(c) Arm’s Length

Transfer pricing applies the so-called arm’s length principle as a generally recognised method to attribute profits made by related enterprises to enterprises operating in different countries.119 The arm’s length standard is met if the company sets its transfer prices in its dealings with its related persons so that those prices are the same as prices used in comparable dealings with unrelated persons.120

Countries can either use the arm’s length method or the formulary apportionment method.121 However the arm’s length method is accepted by almost all countries as it is theoretically correct because it most closely approximates the operation of the open market.122

Investors naturally prefer countries where the more flexible system of choice by taxpayers of the arm’s length methods apply. A jurisdiction is even more attractive where it provides for advance pricing agreements in terms of which the taxpayer agrees with the revenue authorities regarding the transfer pricing method to be used by the taxpayer in the future.123

4 8 2 Thin Capitalisation

Thin capitalisation is the practice of excessively funding a related party, being a branch or subsidiary, with excessive interest-bearing loans (debt) from related parties rather than with share capital or equity.124 Thin capitalisation rules are intended to combat tax avoidance by the relocation of interest from one jurisdiction to another. The relocation is normally made from a high to a low-tax jurisdiction, with a deduction being claimed as an allowance in the high jurisdiction country. Often the interest is subject to a reduced tax rate as a result of the application of tax treaties.125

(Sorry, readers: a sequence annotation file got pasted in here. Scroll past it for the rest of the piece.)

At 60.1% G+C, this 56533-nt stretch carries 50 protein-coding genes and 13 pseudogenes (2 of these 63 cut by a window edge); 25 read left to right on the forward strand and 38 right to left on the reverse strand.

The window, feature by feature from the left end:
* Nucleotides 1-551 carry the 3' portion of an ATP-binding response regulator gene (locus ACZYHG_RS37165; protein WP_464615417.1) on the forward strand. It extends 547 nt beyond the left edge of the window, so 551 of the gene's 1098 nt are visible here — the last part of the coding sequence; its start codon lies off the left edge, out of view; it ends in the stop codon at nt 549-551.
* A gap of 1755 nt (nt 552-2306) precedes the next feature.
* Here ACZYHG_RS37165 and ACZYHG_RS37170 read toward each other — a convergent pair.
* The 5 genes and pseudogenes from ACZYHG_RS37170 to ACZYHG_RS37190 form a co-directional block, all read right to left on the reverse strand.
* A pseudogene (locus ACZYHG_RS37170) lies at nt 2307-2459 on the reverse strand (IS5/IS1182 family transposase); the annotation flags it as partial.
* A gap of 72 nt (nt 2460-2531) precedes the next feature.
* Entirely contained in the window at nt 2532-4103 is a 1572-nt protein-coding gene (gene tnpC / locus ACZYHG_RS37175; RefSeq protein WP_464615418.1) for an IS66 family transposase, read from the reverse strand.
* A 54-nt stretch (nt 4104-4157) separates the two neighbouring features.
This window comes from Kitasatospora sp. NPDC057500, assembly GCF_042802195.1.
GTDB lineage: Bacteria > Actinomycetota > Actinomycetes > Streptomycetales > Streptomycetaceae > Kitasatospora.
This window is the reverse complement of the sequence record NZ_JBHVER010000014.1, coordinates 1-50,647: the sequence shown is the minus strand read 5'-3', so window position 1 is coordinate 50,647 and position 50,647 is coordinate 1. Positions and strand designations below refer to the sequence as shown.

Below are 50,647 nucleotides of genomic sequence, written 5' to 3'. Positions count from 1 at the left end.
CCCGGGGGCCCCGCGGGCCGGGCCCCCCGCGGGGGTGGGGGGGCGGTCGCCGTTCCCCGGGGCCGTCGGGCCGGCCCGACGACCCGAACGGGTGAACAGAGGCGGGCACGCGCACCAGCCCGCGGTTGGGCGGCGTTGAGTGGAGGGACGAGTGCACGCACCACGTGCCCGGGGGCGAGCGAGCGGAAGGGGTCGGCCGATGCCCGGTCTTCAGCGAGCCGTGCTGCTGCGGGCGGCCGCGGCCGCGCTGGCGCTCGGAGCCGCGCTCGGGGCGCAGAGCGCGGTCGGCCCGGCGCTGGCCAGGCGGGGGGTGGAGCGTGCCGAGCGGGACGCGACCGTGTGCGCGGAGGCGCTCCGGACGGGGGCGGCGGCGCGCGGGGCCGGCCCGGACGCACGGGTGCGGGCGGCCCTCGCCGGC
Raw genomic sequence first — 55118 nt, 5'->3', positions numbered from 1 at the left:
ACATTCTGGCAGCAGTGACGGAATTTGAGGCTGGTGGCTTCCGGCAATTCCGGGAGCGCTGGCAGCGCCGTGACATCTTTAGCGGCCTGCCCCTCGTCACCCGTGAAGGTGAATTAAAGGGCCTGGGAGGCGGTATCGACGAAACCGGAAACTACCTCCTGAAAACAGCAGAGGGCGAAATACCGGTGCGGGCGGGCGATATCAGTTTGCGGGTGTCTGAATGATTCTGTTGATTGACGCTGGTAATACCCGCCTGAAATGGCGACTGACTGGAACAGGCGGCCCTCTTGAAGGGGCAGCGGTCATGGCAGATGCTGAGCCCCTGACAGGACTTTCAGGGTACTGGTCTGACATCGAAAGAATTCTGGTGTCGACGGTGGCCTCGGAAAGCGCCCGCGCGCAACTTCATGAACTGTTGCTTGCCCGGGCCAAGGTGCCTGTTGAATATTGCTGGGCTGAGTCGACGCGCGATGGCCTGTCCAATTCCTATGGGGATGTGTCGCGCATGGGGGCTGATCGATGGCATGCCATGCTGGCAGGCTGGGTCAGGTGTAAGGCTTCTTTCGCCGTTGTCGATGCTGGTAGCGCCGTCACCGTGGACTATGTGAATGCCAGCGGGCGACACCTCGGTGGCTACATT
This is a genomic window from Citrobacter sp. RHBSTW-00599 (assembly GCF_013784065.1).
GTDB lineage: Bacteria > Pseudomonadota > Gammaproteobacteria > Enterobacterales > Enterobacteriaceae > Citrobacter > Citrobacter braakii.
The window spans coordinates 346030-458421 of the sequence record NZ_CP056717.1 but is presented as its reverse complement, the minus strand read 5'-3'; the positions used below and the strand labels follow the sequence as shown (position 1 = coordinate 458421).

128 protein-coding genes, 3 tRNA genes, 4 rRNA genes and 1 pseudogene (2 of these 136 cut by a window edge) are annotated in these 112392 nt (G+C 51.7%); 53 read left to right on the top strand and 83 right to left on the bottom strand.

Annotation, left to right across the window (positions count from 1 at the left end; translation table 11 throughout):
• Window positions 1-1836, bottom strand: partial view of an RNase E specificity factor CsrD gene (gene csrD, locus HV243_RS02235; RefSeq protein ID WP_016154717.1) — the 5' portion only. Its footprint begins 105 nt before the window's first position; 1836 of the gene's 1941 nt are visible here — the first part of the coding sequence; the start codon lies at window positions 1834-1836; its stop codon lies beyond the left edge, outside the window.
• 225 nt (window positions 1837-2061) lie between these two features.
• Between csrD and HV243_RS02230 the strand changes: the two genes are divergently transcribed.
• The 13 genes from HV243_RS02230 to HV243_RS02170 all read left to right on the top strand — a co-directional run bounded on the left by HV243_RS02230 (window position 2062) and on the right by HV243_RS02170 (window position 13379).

The application of thin capitalisation rules denies the deduction of the excessive part of the interest in the hands of the debtor.126 This makes the thin capitalisation rules an aspect of the tax jurisdiction that needs proper consideration with regard to planning the location of the holding company, as the holding company is often responsible for the formation of operating companies or specific operations in such companies.

Thin capitalisation rules apply to loans by non-residents who own a substantial share of the borrowing company. The level of share ownership varies from 15% to 100% in the resident company.127 This interest can either be held directly or indirectly through another resident or non-resident company. Countries differ in the way the denial of interest deduction is structured. Some countries use the ratios of loan capital to share capital beyond which interest deductions are denied (debt-equity rules) and others limit interest deductions by reference to a proportion of the income of the taxpayer (earning-stripping rules). The former is more common.128